post #115 of 244
Quote:
Originally Posted by sosurreal09 View Post

 

I think all of this is fine and I am laid back about it but DCF I am sure would not agree. I can't spend my whole life cleaning my house like a maniac and buying furniture we can not yet afford b/c DCF may show up and take my kid. I already have a friend who lives like that b/c she was threatened by them before and ALL she does is clean and yell about messes. Her DD is 22 m/o and she will play with a toy and the second she puts it down her mom comes and swoops it up and puts it away. The LO is miserable and the mom is miserable, no one can play, no one is happy, and yes my friend is completely paranoid about DCF showing up and lives in fear over it. Her case is closed btw, but she still lives like that. It is not healthy at all. Every time she comes to my place it's like OMG DCF would take your LO in 2 seconds! You need to do x,y,z and blah blah blah. My home is not dangerous. my LO is happy healthy and thriving in a very loving and attached family, she eats very healthily and is very advanced for her age, yet DCF would look at my messy home and possibly freak out (very probable) b/c I never seem to have the energy to properly put everything somewhere...well that sucks

 

To demonstrate this on a very personal level- I debated posting this before but didn't want to seem to be using scare tactics or to make this too personal.. 

 

After my ex filed a report against me, I went through the same thing your friend did.  I still can't stand to have anything out of order.  Yes, ultimately it was closed, and the fact that he had maliciously filed a spurious report was used against him so I have sole custody, but  it was awful.  The CPS worker used a camera to document 'animal feces' on my couch.  It was a couple plastic hamburgers from DDs play kitchen set.  I had to take them into court to show them to the judge to prove my point, and the CPS worker STILL claimed I was lying.  The judge, happily, saw through her.  They also claimed that they had found her with lice- patently untrue, and only because I jumped through hoops left right and center could I disprove this claim.  Without connections to a few entymologists I wouldn't have had recourse.  Again, the judge was appalled when he saw the information I used to back up my claim. My favorite complaint that the CPS worker lodged was that there were copious quantities of drugs visible on the living room carpet.  In that case, I had just sprinkled a box of that powdered carpet freshener throughout the house and was in the middle of vacuuming when they knocked at the door.  The police officer there even argued on my behalf at the time, but the CPS worker said she was noting it because I was just covering up the drugs that must have been there.  The officer testified on my behalf.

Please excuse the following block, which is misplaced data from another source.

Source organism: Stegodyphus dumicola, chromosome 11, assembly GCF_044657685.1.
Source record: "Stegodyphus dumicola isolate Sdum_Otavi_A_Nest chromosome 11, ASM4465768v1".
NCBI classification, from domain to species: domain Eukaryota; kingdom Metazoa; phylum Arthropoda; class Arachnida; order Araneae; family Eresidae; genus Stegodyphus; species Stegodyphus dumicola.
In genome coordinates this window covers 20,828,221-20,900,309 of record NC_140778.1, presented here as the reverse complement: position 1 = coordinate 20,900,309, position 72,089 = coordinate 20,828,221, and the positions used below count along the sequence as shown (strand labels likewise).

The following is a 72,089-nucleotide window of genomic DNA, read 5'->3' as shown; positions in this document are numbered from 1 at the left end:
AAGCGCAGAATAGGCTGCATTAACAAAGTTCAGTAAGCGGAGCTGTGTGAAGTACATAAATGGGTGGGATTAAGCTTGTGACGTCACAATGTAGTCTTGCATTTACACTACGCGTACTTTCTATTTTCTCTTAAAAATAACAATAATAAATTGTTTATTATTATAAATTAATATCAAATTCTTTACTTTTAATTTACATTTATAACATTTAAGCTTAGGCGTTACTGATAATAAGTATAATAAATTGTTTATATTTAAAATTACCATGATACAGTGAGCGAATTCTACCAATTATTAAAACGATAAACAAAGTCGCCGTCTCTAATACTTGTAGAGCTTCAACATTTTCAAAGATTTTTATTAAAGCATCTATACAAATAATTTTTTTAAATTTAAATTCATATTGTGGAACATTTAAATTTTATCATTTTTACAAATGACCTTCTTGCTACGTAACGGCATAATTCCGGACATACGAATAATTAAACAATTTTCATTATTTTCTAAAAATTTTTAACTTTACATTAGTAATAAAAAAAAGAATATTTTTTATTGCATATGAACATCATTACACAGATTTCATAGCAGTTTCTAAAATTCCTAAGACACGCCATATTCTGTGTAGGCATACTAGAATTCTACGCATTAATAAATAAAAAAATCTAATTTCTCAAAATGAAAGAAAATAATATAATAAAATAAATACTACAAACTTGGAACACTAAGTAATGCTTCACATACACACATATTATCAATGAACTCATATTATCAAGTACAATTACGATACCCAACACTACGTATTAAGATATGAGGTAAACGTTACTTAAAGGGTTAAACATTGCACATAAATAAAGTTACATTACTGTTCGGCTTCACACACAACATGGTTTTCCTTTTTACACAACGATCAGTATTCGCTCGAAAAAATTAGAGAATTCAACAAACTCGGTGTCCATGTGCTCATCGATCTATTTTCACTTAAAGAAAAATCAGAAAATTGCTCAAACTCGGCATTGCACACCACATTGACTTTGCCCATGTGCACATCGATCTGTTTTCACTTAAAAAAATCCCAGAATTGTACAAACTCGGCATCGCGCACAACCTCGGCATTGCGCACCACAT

When I didn't want to sign a piece of paper saying that she could send my child anywhere she wanted to, I was threatened that if I didn't I would never see her again.  I stuck to my guns on that one, and she was only released to kinship care for that short while, but it was still horrifying.  Then, when they did take her, they praised me for having such a polite and happy child, and for being so calm and collected to make everything feel safe for her. 

 

It was horrifying.  I should have made them request a warrant, but I figured- Well, I have nothing to hide, they can come right in and see that! There was nothing to hide, and the CPS worker fabricated a report.  Had she shown up without a police officer present I would not have had a chance to refute the claims.  Because he documented everything himself, we were able to show his photos to the judge.  The only things she photographed were shot in such a way as to appear dirty or dangerous (for example the plastic hamburgers she claimed were animal feces, or a patch of white powder on the carpet).  The officer's photos showed the whole room, and the judge was clearly very angry with the CPS worker for her deceptive tactics. 

 

It took forever to sort my life back out, and while we did manage to protect my child from the trauma, I had to deal with horrible flashbacks whenever someone was at the door, and I still live in fear and will sacrifice playtime for a few minutes to maintain a stepford-wife-esque level of clean in our home.   Also, since I work in human services, I have to explain a lot, and background checks show that I have been investigated- that alone prevents me from a few job offers.  A closed case found in your favor can still show up. 
 

 

post #116 of 244

Wow, insidevoice, that's terrible :( I'm so sorry that happened to you.